I spun the 2 samples with purple in them (2nd and 3rd from the top) separately, and then plied them with extra twist.
Then I spun my 3rd sample (4th from the top) in the same direction I had plied the previous yarn in and plied the yarns together again to create a crepe yarn.
I ended up with sister skeins. The 2-ply is a fingering weight, and the crepe is a DK weight.
I’m almost done spinning through my class samples. I’ll have to take a picture of them all together when I’m finished. Then it will be time to find the perfect project(s) for them. I can’t wait!
Earlier this year I made a goal to finish my WIPs, which I then proceeded to ignore. New projects are just so much more beguiling! I did manage to finish one thing though.
While digging through my spinning stash, I found a partially filled bobbin and a few ounces of superwash BFL. The bobbin went back on the wheel and I busied myself with spinning the singles. When it cane time to ply I wanted to do something a little different, so I pulled out my bead stash and decided to add peach glass seed beads and a few rose beads from my wedding.
Do you see the problem in the picture? I strung about 8 ounces of beads on a single. It was bound to be unmanageable and eventually break. Once it did break I changed my tactic: I only strung an ounce (ish) of beads at a time, breaking the single every time I needed to add beads, and rejoining as I plied. It wasn’t the most enjoyable of plying adventures, but look at the resulting yarn!
So lovely! I ended up with 280 yards of DK weight yarn, and it is oh so soft. I would definitely recommend spinning with superwash BFL. It is a dream to work with, although you do end up with quite a lot of fiber stuck to your clothes. I don’t have a plan for this yarn yet, but for now I am content to leave it as a skein of innocence.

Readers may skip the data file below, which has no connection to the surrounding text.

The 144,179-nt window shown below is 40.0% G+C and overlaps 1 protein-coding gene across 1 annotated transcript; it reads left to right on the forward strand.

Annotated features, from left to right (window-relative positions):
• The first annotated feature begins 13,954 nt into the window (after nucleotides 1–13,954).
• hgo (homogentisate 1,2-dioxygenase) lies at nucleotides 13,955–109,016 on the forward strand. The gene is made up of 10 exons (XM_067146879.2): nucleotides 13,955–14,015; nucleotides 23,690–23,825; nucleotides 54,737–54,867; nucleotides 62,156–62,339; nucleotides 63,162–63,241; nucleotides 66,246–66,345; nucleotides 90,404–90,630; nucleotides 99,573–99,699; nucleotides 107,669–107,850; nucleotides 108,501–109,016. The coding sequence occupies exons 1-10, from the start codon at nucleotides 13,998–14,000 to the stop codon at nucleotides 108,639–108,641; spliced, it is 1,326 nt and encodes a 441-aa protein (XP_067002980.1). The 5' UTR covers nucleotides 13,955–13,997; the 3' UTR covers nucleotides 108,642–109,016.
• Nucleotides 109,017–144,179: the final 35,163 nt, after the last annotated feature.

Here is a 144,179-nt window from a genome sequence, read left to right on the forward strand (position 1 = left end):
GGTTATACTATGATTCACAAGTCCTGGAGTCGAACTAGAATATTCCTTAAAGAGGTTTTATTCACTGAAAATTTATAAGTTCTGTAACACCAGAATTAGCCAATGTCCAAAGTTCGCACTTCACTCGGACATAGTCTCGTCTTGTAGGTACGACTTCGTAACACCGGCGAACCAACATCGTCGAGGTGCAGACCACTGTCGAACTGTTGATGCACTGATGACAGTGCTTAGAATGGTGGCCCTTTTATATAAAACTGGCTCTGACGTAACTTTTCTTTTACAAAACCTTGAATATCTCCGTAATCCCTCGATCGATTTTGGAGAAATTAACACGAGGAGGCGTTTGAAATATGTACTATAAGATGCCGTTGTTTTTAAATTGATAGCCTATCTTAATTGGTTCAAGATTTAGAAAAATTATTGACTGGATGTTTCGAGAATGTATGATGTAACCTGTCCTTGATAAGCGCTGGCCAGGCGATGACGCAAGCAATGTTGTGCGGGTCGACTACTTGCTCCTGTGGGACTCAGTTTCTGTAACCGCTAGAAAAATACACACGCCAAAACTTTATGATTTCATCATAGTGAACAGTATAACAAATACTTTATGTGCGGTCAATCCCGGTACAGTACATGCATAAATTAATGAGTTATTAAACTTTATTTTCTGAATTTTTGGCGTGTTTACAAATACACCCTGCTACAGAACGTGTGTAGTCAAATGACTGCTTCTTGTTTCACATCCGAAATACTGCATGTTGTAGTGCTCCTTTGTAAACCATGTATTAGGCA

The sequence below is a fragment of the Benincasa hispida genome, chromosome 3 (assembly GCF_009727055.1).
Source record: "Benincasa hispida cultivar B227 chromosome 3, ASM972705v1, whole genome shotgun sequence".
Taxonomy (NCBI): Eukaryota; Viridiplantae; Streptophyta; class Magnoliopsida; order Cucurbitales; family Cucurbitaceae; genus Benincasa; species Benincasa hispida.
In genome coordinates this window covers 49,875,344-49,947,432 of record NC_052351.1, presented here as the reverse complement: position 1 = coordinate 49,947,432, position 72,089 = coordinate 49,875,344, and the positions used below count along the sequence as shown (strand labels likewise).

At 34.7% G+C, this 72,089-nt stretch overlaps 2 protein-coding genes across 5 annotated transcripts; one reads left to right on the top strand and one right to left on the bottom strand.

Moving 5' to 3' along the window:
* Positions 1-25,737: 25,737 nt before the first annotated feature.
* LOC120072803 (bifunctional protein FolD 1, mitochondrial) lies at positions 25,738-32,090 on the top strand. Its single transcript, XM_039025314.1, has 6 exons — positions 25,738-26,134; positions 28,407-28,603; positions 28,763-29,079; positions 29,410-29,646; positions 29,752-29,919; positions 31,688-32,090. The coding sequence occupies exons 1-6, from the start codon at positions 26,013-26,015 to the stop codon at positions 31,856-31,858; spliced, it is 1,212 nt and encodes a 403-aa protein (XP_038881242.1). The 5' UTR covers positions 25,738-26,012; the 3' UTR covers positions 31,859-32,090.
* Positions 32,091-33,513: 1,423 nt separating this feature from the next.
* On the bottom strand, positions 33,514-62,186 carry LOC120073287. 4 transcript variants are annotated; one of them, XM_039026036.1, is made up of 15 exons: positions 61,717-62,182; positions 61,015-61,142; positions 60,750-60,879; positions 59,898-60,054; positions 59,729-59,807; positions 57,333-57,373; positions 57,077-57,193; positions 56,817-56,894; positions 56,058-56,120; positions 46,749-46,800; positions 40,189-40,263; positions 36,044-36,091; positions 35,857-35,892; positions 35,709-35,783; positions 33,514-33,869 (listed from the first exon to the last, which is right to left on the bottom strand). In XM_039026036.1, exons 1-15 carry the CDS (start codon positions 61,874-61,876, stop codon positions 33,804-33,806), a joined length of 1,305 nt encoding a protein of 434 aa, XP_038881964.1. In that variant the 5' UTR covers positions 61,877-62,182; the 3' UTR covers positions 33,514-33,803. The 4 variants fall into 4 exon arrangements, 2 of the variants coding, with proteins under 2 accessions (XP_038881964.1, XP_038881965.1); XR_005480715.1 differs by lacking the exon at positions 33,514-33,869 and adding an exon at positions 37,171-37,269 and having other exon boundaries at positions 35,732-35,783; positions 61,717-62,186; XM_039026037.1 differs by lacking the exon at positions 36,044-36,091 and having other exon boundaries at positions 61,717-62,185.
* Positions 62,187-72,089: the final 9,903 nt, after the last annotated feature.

I am part of a spinning group at my LYS. We meet twice a month, and this year we have decided to do a breed and fiber study. So once a month our meetings will focus on a specific wool breed or fiber, and we will all take turns teaching each other about them.
January’s focus was on Blue Faced Leicester. What a luscious fiber! I have only spun BFL once before (as part of my Skywool), and I had forgotten how easy it is to spin! The fiber we were provided with has a staple length of about 6 inches. The wool is wavy, rather than crimpy, and it is a commercial top preparation.
From about 1 1/4 oz I spun 92 yds of singles at my default spinning size of a light fingering/lace weight (Spun S). I like the yarn to be tight and plump when plied, so I spun with quite a bit of twist. In addition to trying a new type of wool. I decided to try a new plying method by cable plying my yarn. So after I spun my singles I plied both ends together, adding more twist than I would for a balanced yarn (Plied Z). I then plied both ends together again to create the cable ply (plied S). This resulted in 23 yards of a thick, almost ropy, Aran weight yarn, and I love it to bits!
Do you have a favourite kind of wool to work with? What about a new technique that you’ve recently learned?